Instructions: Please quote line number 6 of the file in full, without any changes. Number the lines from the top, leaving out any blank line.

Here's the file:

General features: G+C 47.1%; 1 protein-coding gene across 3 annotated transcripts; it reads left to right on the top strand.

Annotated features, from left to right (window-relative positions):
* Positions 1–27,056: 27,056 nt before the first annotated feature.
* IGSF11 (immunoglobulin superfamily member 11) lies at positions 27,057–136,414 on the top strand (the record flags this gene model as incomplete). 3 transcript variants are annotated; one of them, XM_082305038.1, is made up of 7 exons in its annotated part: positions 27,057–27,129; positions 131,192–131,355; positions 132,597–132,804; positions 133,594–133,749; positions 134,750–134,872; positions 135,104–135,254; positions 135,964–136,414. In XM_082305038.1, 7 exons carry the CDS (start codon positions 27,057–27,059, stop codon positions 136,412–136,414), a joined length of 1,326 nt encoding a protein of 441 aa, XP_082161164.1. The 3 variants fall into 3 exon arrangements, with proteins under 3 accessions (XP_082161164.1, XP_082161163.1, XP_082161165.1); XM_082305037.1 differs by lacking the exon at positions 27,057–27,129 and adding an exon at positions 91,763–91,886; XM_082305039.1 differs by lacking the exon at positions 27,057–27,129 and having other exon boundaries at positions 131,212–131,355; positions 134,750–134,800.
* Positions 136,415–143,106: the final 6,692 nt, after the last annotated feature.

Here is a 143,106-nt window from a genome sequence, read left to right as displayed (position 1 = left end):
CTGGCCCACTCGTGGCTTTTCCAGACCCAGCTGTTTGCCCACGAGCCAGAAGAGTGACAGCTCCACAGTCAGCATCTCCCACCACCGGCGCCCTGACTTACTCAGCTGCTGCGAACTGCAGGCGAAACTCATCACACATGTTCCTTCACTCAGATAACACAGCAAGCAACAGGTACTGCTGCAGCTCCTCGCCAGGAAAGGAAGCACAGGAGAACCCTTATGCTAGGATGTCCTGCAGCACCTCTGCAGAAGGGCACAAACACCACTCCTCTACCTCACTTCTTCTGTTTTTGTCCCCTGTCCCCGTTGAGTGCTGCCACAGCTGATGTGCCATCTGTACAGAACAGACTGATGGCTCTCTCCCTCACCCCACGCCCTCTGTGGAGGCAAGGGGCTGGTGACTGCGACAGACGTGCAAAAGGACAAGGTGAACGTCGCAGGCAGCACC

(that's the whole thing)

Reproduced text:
Here is a 143,106-nt window from a genome sequence, read left to right as displayed (position 1 = left end):